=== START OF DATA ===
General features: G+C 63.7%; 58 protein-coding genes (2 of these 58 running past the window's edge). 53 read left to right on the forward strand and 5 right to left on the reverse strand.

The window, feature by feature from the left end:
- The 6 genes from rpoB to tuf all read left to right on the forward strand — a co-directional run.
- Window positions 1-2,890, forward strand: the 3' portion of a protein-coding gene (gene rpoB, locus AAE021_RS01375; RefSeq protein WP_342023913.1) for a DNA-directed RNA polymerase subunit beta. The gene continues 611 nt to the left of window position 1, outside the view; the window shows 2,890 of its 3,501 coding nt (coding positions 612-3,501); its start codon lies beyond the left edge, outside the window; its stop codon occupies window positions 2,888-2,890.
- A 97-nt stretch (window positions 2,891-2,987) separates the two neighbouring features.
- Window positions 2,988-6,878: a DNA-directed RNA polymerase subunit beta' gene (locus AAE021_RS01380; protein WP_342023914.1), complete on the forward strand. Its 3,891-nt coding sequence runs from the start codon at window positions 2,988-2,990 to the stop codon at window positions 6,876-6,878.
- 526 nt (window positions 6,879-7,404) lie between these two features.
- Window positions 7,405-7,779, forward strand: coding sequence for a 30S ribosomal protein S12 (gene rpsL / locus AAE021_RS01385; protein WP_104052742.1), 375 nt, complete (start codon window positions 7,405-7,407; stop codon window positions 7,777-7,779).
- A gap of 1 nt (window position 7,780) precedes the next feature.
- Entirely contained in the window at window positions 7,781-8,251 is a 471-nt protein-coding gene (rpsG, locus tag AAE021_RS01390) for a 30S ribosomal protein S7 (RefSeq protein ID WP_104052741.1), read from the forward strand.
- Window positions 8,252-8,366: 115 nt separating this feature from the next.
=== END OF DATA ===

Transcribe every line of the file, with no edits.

General features: G+C 63.7%; 58 protein-coding genes (2 of these 58 running past the window's edge). 53 read left to right on the forward strand and 5 right to left on the reverse strand.

The window, feature by feature from the left end:
- The 6 genes from rpoB to tuf all read left to right on the forward strand — a co-directional run.
- Window positions 1-2,890, forward strand: the 3' portion of a protein-coding gene (gene rpoB, locus AAE021_RS01375; RefSeq protein WP_342023913.1) for a DNA-directed RNA polymerase subunit beta. The gene continues 611 nt to the left of window position 1, outside the view; the window shows 2,890 of its 3,501 coding nt (coding positions 612-3,501); its start codon lies beyond the left edge, outside the window; its stop codon occupies window positions 2,888-2,890.
- A 97-nt stretch (window positions 2,891-2,987) separates the two neighbouring features.
- Window positions 2,988-6,878: a DNA-directed RNA polymerase subunit beta' gene (locus AAE021_RS01380; protein WP_342023914.1), complete on the forward strand. Its 3,891-nt coding sequence runs from the start codon at window positions 2,988-2,990 to the stop codon at window positions 6,876-6,878.
- 526 nt (window positions 6,879-7,404) lie between these two features.
- Window positions 7,405-7,779, forward strand: coding sequence for a 30S ribosomal protein S12 (gene rpsL / locus AAE021_RS01385; protein WP_104052742.1), 375 nt, complete (start codon window positions 7,405-7,407; stop codon window positions 7,777-7,779).
- A gap of 1 nt (window position 7,780) precedes the next feature.
- Entirely contained in the window at window positions 7,781-8,251 is a 471-nt protein-coding gene (rpsG, locus tag AAE021_RS01390) for a 30S ribosomal protein S7 (RefSeq protein ID WP_104052741.1), read from the forward strand.
- Window positions 8,252-8,366: 115 nt separating this feature from the next.